Meditation is certainly not the easiest endeavor that we could undertake. It requires streamlined concentration and our utmost focus to rise above our thoughts. It asks us to go against the very nature of the mind, whose core function is to think. It’s hard. So to make meditation easier, we can use a mala. This meditation tool bridges the gap between the wandering monkey mind and the process of effortless concentration.
The Meaning of Mala
Mala is a Sanskrit word and means "garland" in English. (Think malasana: garland pose). It’s a string of beads made specifically for the purpose of meditation, much as a rosary is used for the recitation of prayers. Western yogis are often seen wearing malas wrapped around their wrists or draped around their neck, although their intended purpose isn't one of adornment.
Meditating with a mala comes under the yoga system called japa. Japa is another Sanskrit word and means “to rotate." It uses the repetition of mantra to rotate the consciousness and ultimately awaken a state of deep meditation. Japa is perhaps the easiest form of meditation because it quickly induces a state of pratyahara, or withdrawal of the senses. It’s good for everyone, anytime - a truly universal form of meditation. And the easiest way to practice japa is by using a mala.
The Mala Design
Malas traditionally have 108 beads plus one extra knot or additional bead. Each bead is round so that it can easily glide through the fingers. They’re separated by special knots tied in their silk or cotton cords called brahmagranthi, or "knots of creation." The beads come from all sorts of materials: earthy and rustically carved tulsi stems and mango seeds, to rudraksha beads (a wrinkled seed that originates from Himalayan trees and is thought to ward off negative energies), lotus seeds and medicinal woods. Malas can even be made with customized precious gems. Depending on the material, malas sold in India can cost between 20 cents to hundreds of dollars.
A mala’s makeup of 108 beads is very significant. The number, 108, is considered by yogis to be a sacred number. It represents the 108 Upanishads, the 108 marma points (sacred energy centers in the body), and other sacred phenomena in nature. For example, the moon and sun are both 108 times their diameter in distance to the earth. There are many other beliefs for the sacredness of this number- most of them carefully guarded in the yogic tradition.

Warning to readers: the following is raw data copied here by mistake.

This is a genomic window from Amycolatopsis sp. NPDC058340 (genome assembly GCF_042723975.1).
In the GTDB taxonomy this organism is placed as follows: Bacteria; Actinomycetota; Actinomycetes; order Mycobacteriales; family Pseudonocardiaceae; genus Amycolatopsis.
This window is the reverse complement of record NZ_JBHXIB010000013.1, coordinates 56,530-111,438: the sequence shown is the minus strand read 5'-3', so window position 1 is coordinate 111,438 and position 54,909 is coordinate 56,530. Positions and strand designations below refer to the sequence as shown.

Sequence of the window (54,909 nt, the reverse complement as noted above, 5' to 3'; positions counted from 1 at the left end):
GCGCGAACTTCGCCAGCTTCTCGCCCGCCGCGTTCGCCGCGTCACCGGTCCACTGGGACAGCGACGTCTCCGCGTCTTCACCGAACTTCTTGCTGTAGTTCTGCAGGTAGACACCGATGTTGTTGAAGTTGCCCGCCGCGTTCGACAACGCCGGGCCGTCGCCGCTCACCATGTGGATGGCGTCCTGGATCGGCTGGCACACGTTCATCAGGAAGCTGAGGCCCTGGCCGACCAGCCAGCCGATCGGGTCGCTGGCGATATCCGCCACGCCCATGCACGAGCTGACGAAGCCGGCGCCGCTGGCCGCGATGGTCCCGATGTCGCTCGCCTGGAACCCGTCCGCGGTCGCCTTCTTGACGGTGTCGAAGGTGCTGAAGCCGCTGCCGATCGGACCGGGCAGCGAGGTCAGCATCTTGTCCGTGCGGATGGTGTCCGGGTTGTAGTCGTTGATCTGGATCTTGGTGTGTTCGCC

The extra knot, or bead (the 109th), is called a sumeru. This “summit of the mala” holds a special significance. When meditating, the mind can easily become distracted by thoughts and lose its focus on the mantra. Meditating with a mala can even become robotic as the fingers pass mindlessly from one bead to the next. But when the fingers trace over the sumeru, the mind is gently reminded to refocus on the mantra. It’s a wakeup call for the wandering mind.
How to Use a Mala
Choosing a mala is a little bit like choosing a crystal. Find one that resonates with you - picking it up, holding it in your hands, sliding your fingers over a few beads to gauge how they feel. In an ideal situation, a mala would be chosen for you and blessed by your guru. If you’re choosing one yourself, clear its aura by giving it reiki, airing it in the sun, or blessing it with a prayer before use.
Come to sit in a comfortable meditation posture, whether it be the advanced full lotus pose or an easier cross-legged position. Rest the mala in the palm of your left hand. Then rest the hand in your lap or with your forearm supported on your thigh.
With your left hand supporting the bulk of the mala, you’ll actually use your right hand to rotate the beads. Gently hold the first bead to the left of the sumeru bead with your middle finger and thumb. Avoid touching any of the beads with your index finger, which is thought to have a negative energy, or your little finger.
Mala and Mantra
As your fingers rest on each bead, softly chant a mantra. This could be a single syllable, such as Om (which is appropriate for everyone), or a bija (seed) mantra. It might be a longer mantra that you’re working with or even a mantra meant to harmonize the effect of a particular planet. Whatever the mantra may be, it should resonate with you and vibrate within.
Chant this mantra as if you’re infusing the bead with its vibration. After you’ve chanted on the first bead, slide your thumb and middle finger to the next bead. Chant the mantra, then move on to the next bead, and so on. Don’t rush as you pass over each bead. Try to find an effortless concentration, accepting that thoughts will come, but allowing them to float away just as easily.
Keep your awareness focused without force; like an “unconcerned observer of this spontaneous process” (Saraswati, 154). You might chant the mantra aloud, which is called baikhari, or audible japa. This method helps beginners to quiet the mind. You might then move on to upanshu, or whispering the mantra. Here you would move your lips but chant the mantra so that it’s only audible to you. This trains the mind for the next form of japa: manasic, or mental japa. This usually comes once the practitioner is comfortable with baikhari and upanshu mantra. It requires a steady mind but is the most powerful form of mantra repetition.
When you make it all the way around the mala and arrive back to the sumeru bead, change direction and chant another round. Or you might just choose to just do one round depending on time and your level of focus. This is a goal that should be set before you sit down for japa mantra.
Keep your mala in a silk or cloth bag when you're not using it. It shouldn’t be worn. It’s infused with the subtle vibrations of your mantra and should be honored as a sacred tool.
Using a mala is so helpful in meditation because it gives us a tangible means to connect with the mind. With practice, the mind learns to detach itself from its ever-present thoughts, and to reach a more calm and pure manifestation.